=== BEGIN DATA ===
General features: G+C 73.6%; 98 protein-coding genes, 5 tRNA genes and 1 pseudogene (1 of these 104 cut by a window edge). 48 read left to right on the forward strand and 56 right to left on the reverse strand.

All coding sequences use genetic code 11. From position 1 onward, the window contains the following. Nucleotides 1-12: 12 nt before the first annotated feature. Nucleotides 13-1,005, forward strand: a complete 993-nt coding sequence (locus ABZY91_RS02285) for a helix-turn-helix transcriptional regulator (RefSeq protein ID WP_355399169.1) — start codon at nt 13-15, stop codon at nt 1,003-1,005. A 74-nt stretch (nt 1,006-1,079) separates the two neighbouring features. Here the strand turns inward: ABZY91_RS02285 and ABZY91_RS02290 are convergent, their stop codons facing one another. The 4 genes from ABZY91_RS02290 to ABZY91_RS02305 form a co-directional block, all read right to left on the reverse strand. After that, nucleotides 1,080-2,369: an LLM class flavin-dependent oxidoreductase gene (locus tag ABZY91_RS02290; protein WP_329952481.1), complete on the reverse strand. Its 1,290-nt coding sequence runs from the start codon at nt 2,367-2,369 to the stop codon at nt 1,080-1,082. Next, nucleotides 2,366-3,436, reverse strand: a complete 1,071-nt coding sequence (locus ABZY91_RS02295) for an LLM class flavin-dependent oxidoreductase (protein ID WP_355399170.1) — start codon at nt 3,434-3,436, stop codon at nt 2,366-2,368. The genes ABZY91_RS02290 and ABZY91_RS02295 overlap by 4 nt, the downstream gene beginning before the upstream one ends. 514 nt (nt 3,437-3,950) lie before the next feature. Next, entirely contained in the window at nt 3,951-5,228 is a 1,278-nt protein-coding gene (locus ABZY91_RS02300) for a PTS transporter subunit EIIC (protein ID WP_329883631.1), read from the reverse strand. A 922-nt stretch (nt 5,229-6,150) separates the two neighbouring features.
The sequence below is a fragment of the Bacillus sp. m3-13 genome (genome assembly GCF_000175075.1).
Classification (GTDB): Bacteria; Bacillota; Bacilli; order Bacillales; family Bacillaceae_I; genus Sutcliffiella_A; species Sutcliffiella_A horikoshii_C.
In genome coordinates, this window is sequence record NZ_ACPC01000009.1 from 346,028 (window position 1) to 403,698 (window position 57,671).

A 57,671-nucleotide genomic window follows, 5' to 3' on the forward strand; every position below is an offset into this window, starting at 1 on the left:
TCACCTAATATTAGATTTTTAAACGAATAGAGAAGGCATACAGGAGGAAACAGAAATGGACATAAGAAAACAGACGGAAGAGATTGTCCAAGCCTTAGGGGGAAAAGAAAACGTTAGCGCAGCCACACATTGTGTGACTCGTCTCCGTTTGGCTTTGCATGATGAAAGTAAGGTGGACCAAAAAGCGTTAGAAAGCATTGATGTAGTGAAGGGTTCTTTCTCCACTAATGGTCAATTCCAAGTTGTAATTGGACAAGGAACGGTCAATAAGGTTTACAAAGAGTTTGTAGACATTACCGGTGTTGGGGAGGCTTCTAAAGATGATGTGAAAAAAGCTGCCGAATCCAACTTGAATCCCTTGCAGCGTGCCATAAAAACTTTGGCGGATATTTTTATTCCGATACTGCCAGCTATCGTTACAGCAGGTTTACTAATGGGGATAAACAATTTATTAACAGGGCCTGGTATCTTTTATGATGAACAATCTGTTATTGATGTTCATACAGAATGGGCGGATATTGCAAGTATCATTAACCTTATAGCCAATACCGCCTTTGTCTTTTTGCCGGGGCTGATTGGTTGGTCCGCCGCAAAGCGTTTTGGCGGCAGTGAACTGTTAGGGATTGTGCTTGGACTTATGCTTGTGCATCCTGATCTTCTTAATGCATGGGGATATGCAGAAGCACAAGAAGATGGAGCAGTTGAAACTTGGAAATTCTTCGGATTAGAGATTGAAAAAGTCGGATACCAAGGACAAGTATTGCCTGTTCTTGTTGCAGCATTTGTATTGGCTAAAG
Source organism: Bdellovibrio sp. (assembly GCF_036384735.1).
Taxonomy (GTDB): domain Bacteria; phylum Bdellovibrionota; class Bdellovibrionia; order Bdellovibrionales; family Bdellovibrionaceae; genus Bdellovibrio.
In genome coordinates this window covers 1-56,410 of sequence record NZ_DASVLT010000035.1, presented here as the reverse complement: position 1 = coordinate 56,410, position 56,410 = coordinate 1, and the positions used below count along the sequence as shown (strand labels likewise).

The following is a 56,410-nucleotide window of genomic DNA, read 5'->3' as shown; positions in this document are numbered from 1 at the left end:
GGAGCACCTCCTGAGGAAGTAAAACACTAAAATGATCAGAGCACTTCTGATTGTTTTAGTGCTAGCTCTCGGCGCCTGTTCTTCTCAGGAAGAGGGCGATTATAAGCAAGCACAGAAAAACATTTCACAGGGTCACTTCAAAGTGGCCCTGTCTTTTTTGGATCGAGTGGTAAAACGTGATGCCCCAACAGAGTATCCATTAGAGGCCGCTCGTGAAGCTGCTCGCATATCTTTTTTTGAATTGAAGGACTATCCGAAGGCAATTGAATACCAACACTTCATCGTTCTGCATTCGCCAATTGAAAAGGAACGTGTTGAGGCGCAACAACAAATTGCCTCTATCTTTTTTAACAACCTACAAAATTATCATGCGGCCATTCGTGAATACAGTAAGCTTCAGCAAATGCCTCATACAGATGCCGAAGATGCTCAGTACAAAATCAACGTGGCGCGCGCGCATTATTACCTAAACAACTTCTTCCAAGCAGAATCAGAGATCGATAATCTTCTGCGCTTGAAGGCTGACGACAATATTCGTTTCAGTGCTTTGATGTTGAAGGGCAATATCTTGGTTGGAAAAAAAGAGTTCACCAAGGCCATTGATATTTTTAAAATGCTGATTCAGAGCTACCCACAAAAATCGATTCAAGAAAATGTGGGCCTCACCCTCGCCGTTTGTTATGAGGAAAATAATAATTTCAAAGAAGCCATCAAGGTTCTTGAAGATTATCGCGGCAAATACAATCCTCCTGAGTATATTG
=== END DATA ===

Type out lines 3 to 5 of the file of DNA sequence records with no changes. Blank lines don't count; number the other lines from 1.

The sequence below is a fragment of the Bacillus sp. m3-13 genome (genome assembly GCF_000175075.1).
Classification (GTDB): Bacteria; Bacillota; Bacilli; order Bacillales; family Bacillaceae_I; genus Sutcliffiella_A; species Sutcliffiella_A horikoshii_C.
In genome coordinates, this window is sequence record NZ_ACPC01000009.1 from 346,028 (window position 1) to 403,698 (window position 57,671).